Even though businesses aren’t taxed on forgiveness of PPP loans, EIDL grants, and grants to shuttered venue operators, expenses covered by this assistance are still deductible to the extent they would be if no assistance had been received.

These expenses include employee compensation (including health coverage), rent, utilities, cloud-based services, PPE and other specified costs that have been expanded by the new legislation.

Deduction for business meals

Usually, business meals are deductible only up to 50% of costs. This is so even though the meals are legitimate business expenses. However, to help the ailing restaurant industry, for 2021 and 2022 (not 2020), the cost of business meals is fully deductible.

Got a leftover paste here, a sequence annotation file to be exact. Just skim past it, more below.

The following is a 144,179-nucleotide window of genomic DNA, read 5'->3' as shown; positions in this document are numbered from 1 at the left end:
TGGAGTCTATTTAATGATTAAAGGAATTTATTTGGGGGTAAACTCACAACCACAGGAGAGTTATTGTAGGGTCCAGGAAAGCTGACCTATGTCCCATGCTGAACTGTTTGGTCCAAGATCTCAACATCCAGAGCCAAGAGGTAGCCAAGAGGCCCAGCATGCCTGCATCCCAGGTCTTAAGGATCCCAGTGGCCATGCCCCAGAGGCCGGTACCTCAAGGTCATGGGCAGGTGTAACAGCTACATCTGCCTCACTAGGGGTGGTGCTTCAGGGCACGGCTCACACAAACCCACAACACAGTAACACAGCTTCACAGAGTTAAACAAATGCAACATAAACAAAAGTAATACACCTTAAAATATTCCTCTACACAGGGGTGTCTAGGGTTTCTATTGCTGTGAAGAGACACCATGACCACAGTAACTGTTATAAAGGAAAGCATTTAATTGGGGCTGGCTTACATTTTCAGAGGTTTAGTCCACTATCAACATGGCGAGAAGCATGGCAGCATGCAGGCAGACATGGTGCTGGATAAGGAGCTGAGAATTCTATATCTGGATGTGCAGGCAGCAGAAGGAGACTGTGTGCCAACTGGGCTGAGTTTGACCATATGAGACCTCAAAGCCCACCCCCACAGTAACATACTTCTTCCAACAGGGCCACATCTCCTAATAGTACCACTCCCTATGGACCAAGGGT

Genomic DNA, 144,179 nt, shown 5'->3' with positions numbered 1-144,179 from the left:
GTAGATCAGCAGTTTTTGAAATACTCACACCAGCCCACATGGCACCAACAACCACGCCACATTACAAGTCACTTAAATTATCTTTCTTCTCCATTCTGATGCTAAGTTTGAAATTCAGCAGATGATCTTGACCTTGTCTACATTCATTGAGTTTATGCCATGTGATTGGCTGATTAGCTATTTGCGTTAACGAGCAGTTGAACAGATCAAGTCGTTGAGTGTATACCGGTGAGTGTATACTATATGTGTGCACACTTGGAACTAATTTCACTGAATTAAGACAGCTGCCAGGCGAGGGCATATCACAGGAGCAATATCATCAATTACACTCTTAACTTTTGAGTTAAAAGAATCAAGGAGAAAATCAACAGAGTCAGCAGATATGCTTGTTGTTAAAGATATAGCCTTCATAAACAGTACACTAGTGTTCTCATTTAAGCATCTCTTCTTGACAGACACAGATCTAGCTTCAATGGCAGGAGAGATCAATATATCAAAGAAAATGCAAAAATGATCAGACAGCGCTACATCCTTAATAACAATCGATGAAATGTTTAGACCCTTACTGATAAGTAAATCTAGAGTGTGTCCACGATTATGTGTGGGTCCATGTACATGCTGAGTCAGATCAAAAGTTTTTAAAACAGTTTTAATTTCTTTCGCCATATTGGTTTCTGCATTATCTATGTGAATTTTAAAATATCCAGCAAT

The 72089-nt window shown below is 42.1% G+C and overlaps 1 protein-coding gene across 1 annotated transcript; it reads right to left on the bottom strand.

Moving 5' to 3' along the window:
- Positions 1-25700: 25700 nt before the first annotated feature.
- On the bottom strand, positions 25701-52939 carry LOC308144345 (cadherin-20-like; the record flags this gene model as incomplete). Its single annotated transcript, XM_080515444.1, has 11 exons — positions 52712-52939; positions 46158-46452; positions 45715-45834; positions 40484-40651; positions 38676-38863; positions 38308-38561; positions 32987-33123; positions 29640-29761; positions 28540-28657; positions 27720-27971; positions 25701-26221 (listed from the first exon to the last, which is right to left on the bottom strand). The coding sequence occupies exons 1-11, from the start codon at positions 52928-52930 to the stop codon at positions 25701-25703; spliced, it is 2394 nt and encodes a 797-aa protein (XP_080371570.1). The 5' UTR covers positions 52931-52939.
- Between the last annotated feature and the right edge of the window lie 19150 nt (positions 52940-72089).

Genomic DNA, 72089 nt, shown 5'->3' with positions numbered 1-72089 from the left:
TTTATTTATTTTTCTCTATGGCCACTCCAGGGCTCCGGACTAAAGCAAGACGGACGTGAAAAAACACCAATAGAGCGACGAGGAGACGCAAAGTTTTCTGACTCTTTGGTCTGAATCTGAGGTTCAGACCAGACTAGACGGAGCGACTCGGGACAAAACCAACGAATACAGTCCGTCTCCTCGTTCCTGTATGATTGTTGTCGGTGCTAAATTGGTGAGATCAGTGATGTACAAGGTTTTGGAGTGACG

This 100% deduction rule applies only to meals furnished at restaurants. The tax law doesn’t define the term “restaurants,” so we’ll have to see what the IRS says about this perhaps in forthcoming guidance.

Extensions and permanency of expiring provisions

Various business-related tax rules, including some created in response to COVID-19, expired at the end of 2020. Some rules have been made permanent, while others enjoy a limited extension. A few breaks have been allowed to expire; they have not been extended.

Tax breaks made permanent: For businesses, the deduction for energy-efficient commercial buildings of up to $1.80 per square foot is not a permanent rule. What’s more, the dollar amount is now adjusted for inflation. The excise tax rates for small brewers and distillers have also been reduced. Moreover, the reduction in the medical expense deduction floor (from 10% to 7.5% of AGI) has been made permanent.